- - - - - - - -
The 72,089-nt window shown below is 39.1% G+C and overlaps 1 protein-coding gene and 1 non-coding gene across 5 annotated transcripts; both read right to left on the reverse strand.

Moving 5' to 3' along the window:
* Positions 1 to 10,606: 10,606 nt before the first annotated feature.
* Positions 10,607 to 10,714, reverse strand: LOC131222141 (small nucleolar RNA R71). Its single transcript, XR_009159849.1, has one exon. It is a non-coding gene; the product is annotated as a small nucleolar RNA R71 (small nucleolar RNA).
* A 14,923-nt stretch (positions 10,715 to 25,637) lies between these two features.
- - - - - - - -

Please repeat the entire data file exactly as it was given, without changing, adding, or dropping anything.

The 72,089-nt window shown below is 39.1% G+C and overlaps 1 protein-coding gene and 1 non-coding gene across 5 annotated transcripts; both read right to left on the reverse strand.

Moving 5' to 3' along the window:
* Positions 1 to 10,606: 10,606 nt before the first annotated feature.
* Positions 10,607 to 10,714, reverse strand: LOC131222141 (small nucleolar RNA R71). Its single transcript, XR_009159849.1, has one exon. It is a non-coding gene; the product is annotated as a small nucleolar RNA R71 (small nucleolar RNA).
* A 14,923-nt stretch (positions 10,715 to 25,637) lies between these two features.